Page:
As long as these arguments go unchallenged, dangerous people who shouldn’t have guns, including terrorists, will get guns. One has to wonder if that is what the gun lobby actually wants. Because then they can continue to stoke up the fear and paranoia that drive people to the gun stores and drive up gun company profits. Follow the money.

All the way around the arguments are insidious and make no sense. But they have gotten away with them because not enough of the 90% or so of Americans who want the laws to change are making enough noise. Check out this article about making more noise and changing the conversation at long last:

Reasonable people can disagree about the availability and volume of guns in a free society. But understand this: In the decade between 2003 and 2013 — the most recent data available from the Centers for Disease Control and Prevention — 337,135 people in the United States died because of a homicide, suicide or accident caused by a gun. And owning a gun or being in possession of one does not reliably help people remain unharmed. Study after study has found that, including this one funded by the National Institutes of Health. Those are just the facts. Nothing more.

Yet, witness the response to the New York Times’ front-page editorial last week about the toll of gun violence and the absence of political action. There are those who have taken to social media, to their blogs and to the airwaves with all of their frustrated might. But few have a response that does not rely on either an NRA talking point or the scientifically debunked idea that mental illness is the only issue in need of attention here. These folks are outraged and on fire. (…)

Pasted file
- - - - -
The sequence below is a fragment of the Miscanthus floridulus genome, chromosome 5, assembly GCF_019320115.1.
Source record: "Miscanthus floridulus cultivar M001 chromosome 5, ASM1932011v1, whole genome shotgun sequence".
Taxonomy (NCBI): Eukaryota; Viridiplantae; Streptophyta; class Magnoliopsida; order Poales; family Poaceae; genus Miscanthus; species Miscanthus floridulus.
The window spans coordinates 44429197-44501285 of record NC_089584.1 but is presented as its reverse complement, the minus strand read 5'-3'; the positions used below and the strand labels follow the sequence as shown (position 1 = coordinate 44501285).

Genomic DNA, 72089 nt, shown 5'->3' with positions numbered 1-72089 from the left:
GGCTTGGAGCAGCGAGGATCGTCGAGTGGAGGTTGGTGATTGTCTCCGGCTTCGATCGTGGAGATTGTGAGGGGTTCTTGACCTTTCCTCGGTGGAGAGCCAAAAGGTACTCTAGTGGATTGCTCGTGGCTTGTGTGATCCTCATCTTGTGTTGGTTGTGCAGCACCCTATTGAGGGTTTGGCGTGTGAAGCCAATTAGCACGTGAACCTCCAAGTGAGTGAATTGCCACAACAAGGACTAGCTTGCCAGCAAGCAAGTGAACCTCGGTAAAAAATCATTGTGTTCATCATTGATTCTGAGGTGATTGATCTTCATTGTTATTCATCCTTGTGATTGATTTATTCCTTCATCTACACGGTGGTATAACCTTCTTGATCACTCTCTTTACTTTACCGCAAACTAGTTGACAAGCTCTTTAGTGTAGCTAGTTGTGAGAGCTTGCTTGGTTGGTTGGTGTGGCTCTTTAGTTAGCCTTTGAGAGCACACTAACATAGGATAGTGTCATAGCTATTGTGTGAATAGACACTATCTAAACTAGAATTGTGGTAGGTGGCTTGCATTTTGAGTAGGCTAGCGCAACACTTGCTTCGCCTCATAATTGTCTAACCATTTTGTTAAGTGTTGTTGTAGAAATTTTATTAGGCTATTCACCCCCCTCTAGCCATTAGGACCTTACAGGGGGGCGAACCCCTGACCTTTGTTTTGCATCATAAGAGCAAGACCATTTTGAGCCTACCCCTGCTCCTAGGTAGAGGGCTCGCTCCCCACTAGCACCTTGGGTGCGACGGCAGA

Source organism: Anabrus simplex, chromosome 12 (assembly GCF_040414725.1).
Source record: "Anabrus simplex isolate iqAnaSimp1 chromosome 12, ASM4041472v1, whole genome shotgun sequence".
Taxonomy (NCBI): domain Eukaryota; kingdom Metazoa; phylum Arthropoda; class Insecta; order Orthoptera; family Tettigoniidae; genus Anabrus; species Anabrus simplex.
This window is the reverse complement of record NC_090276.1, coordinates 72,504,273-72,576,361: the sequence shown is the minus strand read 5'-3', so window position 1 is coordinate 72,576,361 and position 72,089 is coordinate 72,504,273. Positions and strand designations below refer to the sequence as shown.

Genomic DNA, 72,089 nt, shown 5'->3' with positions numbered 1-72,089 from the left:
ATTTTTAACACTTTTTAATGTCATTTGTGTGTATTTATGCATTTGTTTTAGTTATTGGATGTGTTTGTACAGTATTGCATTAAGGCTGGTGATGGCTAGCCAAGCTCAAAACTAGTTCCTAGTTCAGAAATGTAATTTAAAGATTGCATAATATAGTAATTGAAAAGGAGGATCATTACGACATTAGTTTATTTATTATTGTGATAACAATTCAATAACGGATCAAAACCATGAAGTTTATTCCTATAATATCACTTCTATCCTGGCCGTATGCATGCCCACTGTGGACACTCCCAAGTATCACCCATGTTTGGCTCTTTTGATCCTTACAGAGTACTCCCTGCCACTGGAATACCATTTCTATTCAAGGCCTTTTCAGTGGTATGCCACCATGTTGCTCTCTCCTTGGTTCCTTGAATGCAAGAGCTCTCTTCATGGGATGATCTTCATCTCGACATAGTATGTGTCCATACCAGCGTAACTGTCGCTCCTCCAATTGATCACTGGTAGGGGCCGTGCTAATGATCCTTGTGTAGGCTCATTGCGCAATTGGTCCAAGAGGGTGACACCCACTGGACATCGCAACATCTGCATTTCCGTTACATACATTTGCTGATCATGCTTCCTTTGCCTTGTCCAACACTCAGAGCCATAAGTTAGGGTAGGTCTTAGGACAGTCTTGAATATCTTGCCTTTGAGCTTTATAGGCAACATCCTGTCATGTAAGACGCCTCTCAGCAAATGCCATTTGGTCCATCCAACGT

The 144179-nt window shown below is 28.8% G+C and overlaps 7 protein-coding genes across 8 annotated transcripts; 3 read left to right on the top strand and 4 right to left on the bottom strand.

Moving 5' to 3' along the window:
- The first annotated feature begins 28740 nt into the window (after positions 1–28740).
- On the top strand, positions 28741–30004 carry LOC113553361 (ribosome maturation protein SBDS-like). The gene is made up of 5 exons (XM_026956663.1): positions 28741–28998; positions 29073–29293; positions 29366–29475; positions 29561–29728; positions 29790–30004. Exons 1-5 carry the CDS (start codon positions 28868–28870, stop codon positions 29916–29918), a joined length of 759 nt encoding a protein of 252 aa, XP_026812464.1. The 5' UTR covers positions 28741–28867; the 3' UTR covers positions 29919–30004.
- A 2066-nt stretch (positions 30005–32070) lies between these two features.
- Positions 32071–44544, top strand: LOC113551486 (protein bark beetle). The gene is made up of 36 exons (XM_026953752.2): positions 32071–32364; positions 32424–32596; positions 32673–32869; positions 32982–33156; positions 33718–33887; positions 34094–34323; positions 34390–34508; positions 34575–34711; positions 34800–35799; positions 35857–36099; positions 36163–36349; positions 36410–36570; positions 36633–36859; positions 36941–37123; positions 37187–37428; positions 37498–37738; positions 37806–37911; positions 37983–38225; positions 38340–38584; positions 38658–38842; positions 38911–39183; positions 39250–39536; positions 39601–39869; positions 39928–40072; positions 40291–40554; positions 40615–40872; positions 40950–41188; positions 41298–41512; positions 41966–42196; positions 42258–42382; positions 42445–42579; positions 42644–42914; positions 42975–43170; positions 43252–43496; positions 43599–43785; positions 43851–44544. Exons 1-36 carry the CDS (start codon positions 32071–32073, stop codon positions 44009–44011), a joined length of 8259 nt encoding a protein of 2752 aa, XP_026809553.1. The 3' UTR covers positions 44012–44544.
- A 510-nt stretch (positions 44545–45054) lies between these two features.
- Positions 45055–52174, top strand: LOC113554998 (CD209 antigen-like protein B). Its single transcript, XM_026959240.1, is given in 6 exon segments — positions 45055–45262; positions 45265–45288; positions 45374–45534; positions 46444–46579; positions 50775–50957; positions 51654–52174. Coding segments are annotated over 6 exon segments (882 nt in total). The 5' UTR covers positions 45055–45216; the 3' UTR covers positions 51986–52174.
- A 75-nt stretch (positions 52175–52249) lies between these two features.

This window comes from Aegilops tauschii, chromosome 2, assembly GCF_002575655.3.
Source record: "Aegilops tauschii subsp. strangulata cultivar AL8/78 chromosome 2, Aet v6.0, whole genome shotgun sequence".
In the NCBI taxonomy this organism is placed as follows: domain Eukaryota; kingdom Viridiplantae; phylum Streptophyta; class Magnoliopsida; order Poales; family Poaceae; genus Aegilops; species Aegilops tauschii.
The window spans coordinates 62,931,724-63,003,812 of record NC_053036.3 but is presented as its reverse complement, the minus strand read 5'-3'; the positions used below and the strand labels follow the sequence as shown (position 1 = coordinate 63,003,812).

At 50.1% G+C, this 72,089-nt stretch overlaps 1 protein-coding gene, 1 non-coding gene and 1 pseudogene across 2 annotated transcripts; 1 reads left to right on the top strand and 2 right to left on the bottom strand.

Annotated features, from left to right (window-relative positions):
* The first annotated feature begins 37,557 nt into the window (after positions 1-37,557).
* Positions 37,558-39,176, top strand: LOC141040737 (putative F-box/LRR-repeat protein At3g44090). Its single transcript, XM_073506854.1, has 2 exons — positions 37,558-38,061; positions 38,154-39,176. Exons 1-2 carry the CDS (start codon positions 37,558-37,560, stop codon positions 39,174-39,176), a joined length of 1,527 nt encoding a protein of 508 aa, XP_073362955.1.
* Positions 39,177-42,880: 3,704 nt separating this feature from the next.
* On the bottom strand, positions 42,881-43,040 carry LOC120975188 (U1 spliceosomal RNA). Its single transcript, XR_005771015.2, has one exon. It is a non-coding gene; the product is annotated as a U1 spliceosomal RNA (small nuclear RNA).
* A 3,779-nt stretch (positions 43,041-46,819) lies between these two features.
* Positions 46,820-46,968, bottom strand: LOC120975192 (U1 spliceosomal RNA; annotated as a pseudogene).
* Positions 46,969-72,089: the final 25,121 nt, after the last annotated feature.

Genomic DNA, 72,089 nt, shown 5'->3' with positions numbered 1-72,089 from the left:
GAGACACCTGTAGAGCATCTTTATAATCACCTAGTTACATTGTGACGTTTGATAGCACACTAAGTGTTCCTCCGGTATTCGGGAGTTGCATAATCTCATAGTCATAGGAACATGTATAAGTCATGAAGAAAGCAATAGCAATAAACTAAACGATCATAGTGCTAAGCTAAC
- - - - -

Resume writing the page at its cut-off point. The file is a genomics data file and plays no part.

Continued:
Policy reforms and debate are one response to compelling events, to new research, and to tragedy in any functioning and healthy democracy. One wonders what anyone arguing against any discussion of gun control at this moment would have thought of the workplace safety laws that followed the Triangle Shirtwaist Factory fire. What might they have made of the effort to make lynching a federal felony crime after incredibly brave Americans such as Ida B. Wells made the gruesome handiwork of lynch mobs plain?

Was this work also gauche, imprudent, a waste of time? These issues were polarizing. There were powerful, well-organized and deep-pocketed forces opposed to reforms. And at points, there were also lone champions, activists and voices who refused to abandon their cries for change.

Reform might be difficult, complicated or unlikely. Debate about it may rally those on either side of the cause. But that really is not a valid reason to abandon all efforts to create change.

So the corporate gun lobby would love to have us abandon our efforts to create change in gun laws and to the conversation about guns and gun violence. But we will not do that. In fact, we are getting stronger. The more people understand about what the corporate gun lobby has accomplished, the more repulsed they are.

Why have the argument at all? When the majority of Americans want gun safety reform, it should happen shouldn’t it? Arguing makes no difference. What does make a difference is making a very loud noise with our elected leaders. Or making sure they are not re-elected. Shaming them is also good. For if the Senators who voted against a law to keep terrorists from buying guns in this country after the San Bernardino shooting aren’t ashamed of themselves, something is wrong.

We are better than this.